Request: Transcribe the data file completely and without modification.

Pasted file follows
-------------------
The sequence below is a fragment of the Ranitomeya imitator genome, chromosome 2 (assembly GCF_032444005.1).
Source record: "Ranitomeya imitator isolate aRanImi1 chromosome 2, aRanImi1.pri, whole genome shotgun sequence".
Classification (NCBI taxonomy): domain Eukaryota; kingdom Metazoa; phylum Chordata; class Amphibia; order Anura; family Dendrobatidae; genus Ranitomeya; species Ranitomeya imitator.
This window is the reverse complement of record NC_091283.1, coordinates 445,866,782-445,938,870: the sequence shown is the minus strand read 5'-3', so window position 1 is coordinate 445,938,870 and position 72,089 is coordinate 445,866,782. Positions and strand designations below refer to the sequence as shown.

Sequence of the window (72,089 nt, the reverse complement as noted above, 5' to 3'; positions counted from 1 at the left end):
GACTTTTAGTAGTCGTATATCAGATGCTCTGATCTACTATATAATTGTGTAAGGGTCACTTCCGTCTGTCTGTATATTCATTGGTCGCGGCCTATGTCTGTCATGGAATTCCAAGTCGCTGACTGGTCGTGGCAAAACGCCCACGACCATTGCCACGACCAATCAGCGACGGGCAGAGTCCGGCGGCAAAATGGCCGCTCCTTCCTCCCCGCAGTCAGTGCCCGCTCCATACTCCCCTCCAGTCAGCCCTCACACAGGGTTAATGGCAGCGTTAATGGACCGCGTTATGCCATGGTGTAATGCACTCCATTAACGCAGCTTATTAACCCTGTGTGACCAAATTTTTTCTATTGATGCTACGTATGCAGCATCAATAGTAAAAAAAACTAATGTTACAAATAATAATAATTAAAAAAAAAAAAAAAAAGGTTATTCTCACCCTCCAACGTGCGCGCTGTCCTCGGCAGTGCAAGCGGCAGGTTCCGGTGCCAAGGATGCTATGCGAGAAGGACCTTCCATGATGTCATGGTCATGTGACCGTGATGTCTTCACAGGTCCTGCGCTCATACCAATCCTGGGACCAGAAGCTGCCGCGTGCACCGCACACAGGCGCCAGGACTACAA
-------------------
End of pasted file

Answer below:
The sequence below is a fragment of the Ranitomeya imitator genome, chromosome 2 (assembly GCF_032444005.1).
Source record: "Ranitomeya imitator isolate aRanImi1 chromosome 2, aRanImi1.pri, whole genome shotgun sequence".
Classification (NCBI taxonomy): domain Eukaryota; kingdom Metazoa; phylum Chordata; class Amphibia; order Anura; family Dendrobatidae; genus Ranitomeya; species Ranitomeya imitator.
This window is the reverse complement of record NC_091283.1, coordinates 445,866,782-445,938,870: the sequence shown is the minus strand read 5'-3', so window position 1 is coordinate 445,938,870 and position 72,089 is coordinate 445,866,782. Positions and strand designations below refer to the sequence as shown.

Sequence of the window (72,089 nt, the reverse complement as noted above, 5' to 3'; positions counted from 1 at the left end):
GACTTTTAGTAGTCGTATATCAGATGCTCTGATCTACTATATAATTGTGTAAGGGTCACTTCCGTCTGTCTGTATATTCATTGGTCGCGGCCTATGTCTGTCATGGAATTCCAAGTCGCTGACTGGTCGTGGCAAAACGCCCACGACCATTGCCACGACCAATCAGCGACGGGCAGAGTCCGGCGGCAAAATGGCCGCTCCTTCCTCCCCGCAGTCAGTGCCCGCTCCATACTCCCCTCCAGTCAGCCCTCACACAGGGTTAATGGCAGCGTTAATGGACCGCGTTATGCCATGGTGTAATGCACTCCATTAACGCAGCTTATTAACCCTGTGTGACCAAATTTTTTCTATTGATGCTACGTATGCAGCATCAATAGTAAAAAAAACTAATGTTACAAATAATAATAATTAAAAAAAAAAAAAAAAAGGTTATTCTCACCCTCCAACGTGCGCGCTGTCCTCGGCAGTGCAAGCGGCAGGTTCCGGTGCCAAGGATGCTATGCGAGAAGGACCTTCCATGATGTCATGGTCATGTGACCGTGATGTCTTCACAGGTCCTGCGCTCATACCAATCCTGGGACCAGAAGCTGCCGCGTGCACCGCACACAGGCGCCAGGACTACAA